In solving the differential equation $y''+9y=\sin 3x$, first of all find the general integral of the corresponding homogeneous equation. One easily finds the general solution $$ y=c_1\cos 3x+c_2\sin 3x. $$
Now, look for a particular solution $\psi$ of the equation. If I try with the form $$ \psi=a\cos 3x+b\sin 3x $$
with $a, b$ constants, this doesn't work beacuse the coefficient 9 in the equation screws it up. I understand that a better choice would be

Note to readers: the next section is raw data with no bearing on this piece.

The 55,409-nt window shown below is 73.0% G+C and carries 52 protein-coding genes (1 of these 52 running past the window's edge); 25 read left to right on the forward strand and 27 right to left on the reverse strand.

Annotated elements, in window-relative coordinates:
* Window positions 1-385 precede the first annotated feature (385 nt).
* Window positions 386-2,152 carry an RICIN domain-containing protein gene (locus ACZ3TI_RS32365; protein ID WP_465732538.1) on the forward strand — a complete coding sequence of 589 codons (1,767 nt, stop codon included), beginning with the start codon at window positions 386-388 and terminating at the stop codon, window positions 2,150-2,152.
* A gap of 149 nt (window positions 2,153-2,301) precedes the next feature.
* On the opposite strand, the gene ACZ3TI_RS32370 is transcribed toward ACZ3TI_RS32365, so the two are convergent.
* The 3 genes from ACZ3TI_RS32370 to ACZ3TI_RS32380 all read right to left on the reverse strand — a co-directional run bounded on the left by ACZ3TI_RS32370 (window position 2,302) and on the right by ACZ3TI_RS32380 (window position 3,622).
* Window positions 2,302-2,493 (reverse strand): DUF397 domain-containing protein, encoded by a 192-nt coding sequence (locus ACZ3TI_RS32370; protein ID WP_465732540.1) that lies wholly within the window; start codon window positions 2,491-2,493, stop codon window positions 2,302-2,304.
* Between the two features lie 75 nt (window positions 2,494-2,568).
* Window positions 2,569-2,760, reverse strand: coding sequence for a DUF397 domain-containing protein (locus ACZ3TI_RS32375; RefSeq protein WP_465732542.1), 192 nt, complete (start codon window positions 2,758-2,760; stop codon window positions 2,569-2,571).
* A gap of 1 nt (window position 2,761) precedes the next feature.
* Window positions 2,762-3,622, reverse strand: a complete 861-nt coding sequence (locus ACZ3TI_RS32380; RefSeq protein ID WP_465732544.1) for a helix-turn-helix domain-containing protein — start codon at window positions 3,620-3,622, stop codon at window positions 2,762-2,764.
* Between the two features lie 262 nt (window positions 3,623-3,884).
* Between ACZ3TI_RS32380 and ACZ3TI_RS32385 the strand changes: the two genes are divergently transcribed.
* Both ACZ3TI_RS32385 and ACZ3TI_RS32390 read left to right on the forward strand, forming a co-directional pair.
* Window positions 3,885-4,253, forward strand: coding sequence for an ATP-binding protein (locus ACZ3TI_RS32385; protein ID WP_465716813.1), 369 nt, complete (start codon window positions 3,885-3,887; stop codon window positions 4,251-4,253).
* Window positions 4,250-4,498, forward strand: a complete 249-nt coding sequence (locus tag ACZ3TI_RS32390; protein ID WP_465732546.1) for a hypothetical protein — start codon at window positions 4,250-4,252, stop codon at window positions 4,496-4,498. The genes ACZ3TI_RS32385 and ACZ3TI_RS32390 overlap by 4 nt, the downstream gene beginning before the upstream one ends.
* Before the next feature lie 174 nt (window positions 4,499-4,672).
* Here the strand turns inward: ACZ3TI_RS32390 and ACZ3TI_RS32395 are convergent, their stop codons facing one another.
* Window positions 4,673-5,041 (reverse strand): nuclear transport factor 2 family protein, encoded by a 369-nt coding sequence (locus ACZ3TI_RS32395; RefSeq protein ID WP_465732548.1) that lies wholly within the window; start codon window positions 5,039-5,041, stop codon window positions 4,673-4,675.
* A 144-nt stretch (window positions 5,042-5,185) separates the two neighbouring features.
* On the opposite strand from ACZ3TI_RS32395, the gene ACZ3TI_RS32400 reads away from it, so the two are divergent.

$$ \psi=(A+Bx)\cos 3x+(C+Dx)\sin 3x $$
which allows to find that a particular solution is $\psi=-1/6x\cos3x$. My question is, why? How can I guess from the form of the equation that this should be the correct form of the particular solution?
Also, I should add that I am following Coddington's book on ODEs, but he does not exaplain the method of undetermined coefficients but only the more general variation of the constants method. Do you have some nice reference about the undetermined coefficients method?